Wine or Lose board game cafe in Petaluma lets customers disconnect
Menus at the new Wine or Lose Cafe in downtown Petaluma are full of surprises. Sure, there are comfort-food standards such as macaroni and cheese, corn dog bites, and pot pie. But you also will find Yahtzee, Risk, Stratego, Candyland, and about 350 other board games.
The restaurant, which opened in the old Topsy's Kitchen space in August, bills itself as a “board game cafe,” which means food, wine, beer, and games are always on offer.
Co-owners Amanda and Craig Karas envisioned the space being a place where people of all ages come to spend time together, disconnect from technology, engage in friendly competition and maybe have a meal. Unlike other eateries that try to turn tables quickly, the goal here is to make guests comfortable enough to linger for as long as they want.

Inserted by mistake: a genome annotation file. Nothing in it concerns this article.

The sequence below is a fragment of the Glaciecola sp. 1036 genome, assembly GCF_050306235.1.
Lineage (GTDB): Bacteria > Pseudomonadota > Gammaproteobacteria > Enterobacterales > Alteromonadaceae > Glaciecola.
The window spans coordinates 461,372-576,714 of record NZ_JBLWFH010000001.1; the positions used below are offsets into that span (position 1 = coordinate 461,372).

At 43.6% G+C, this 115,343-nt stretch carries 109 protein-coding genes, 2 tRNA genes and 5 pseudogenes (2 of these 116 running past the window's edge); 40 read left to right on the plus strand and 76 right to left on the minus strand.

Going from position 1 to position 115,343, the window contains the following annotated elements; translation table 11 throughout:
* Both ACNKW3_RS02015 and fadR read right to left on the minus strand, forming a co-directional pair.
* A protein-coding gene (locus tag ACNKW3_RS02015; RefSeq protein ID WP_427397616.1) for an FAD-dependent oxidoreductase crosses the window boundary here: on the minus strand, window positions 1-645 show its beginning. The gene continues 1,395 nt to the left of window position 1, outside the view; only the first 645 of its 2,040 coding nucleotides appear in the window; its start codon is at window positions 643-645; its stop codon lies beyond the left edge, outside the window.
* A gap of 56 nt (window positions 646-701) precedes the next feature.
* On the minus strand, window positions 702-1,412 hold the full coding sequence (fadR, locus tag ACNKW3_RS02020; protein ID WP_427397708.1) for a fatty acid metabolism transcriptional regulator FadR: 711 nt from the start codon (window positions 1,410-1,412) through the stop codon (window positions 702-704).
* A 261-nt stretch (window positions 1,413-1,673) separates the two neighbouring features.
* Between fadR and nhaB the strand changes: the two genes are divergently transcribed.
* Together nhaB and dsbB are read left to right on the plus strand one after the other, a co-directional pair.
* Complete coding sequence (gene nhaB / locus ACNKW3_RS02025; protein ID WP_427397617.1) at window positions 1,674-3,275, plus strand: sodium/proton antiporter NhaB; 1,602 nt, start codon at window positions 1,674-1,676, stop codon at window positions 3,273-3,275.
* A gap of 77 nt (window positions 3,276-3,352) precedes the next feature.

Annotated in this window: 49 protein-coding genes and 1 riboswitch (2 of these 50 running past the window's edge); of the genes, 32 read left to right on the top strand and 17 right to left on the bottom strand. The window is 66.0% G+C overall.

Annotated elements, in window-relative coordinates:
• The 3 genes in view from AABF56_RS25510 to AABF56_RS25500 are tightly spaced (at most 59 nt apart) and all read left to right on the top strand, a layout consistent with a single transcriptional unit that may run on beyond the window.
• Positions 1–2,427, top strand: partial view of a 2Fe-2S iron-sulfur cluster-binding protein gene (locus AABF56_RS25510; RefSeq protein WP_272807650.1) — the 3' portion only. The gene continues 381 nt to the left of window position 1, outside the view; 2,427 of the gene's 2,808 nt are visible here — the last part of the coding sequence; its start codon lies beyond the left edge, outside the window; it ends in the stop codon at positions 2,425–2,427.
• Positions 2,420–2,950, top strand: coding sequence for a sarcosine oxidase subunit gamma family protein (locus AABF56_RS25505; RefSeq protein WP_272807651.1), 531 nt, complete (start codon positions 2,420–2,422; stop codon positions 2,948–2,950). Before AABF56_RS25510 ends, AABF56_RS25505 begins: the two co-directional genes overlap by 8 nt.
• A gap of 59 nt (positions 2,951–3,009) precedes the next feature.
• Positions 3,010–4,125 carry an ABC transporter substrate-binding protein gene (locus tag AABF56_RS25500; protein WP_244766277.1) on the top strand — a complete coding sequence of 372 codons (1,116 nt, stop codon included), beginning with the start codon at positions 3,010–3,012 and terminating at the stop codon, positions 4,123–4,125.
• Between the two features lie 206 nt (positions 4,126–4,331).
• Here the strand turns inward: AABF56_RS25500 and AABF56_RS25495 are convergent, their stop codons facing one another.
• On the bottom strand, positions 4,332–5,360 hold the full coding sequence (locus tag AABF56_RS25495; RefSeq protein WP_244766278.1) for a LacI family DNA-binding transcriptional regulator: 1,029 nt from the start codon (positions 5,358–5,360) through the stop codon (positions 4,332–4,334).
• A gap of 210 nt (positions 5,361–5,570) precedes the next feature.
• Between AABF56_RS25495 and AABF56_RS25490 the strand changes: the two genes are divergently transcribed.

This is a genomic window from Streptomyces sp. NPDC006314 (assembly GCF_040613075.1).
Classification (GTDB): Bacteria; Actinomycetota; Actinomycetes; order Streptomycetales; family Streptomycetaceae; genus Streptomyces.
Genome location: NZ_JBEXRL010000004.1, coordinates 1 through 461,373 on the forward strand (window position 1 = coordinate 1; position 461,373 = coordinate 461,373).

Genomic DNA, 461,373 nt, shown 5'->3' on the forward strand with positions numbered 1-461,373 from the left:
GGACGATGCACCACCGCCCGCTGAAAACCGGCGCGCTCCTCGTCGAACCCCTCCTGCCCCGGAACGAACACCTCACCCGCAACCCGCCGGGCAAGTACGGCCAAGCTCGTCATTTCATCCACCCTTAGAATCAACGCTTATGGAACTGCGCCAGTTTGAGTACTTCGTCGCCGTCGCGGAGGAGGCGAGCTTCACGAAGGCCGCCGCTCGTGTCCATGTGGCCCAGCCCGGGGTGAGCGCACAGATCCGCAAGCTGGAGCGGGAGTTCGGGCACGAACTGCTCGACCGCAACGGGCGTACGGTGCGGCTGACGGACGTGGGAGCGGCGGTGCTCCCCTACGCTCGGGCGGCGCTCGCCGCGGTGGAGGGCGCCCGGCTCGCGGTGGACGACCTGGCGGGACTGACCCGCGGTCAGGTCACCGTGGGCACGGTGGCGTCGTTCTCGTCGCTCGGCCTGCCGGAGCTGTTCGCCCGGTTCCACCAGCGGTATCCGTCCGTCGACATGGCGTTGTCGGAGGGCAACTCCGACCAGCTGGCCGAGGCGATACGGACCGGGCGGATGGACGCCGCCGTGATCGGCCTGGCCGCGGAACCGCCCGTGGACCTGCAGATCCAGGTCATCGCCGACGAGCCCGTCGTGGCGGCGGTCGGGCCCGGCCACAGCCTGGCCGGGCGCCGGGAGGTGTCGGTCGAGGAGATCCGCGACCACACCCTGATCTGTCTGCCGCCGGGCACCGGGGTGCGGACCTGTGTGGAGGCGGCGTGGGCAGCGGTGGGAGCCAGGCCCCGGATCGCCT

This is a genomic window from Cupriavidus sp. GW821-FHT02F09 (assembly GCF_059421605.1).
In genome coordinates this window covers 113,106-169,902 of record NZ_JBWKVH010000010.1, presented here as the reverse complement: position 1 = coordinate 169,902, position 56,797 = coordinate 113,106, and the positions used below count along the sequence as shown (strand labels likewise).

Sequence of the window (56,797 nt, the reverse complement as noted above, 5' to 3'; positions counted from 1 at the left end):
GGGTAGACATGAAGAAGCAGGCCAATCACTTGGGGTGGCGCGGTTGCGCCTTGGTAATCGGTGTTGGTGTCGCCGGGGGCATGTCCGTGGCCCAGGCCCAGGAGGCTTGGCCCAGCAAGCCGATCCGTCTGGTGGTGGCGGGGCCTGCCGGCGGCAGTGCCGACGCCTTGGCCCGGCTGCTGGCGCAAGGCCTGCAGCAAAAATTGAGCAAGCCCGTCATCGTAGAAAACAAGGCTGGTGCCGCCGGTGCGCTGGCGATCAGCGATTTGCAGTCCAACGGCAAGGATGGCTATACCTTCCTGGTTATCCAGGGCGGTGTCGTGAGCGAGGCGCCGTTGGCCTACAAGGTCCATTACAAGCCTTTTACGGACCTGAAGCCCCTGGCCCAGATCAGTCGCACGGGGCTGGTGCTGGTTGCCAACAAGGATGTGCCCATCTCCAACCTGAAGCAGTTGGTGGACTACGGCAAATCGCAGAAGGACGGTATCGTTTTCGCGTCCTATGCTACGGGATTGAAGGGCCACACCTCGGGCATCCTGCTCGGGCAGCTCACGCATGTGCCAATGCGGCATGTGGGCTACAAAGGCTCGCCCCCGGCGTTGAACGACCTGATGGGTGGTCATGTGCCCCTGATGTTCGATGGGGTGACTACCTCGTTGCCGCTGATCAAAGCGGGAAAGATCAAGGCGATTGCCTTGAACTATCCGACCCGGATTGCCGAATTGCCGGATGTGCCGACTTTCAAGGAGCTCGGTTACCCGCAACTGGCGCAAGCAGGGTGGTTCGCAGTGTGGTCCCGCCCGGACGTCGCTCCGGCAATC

“Playing games gives people something to focus on with other people - they're in the moment, they're interacting, they're not looking at their phones,” said Craig, who has been a chef and restaurateur for the better part of two decades. “From the beginning it was our goal to give everyone a place to do that.”
Wine or Lose basically is two separate concepts in one.
First come the board games - at last check, there were more than 350 in the inventory, including Dragonwood, Trivial Pursuit, Othello, and Sequence. Games are stored in bookshelves all over the 55-seat restaurant and customers are welcome and encouraged to bring games back to their tables to play.
Getting into the game
While the games aren't organized in any specific order, each does have a colored sticker (or two) to help inform guests more about how it plays. Green stickers indicate family games, while pink stickers denote a game that's for two players only. Games with yellow stickers generally take more than one hour to play. All the games are PG, which means you won't find Cards Against Humanity.
Rules of the house are simple: No more than one game at a time, unless you're there with a big party and multiple people are playing multiple games. Bringing your own games is allowed. Also, of course, treat every game with respect.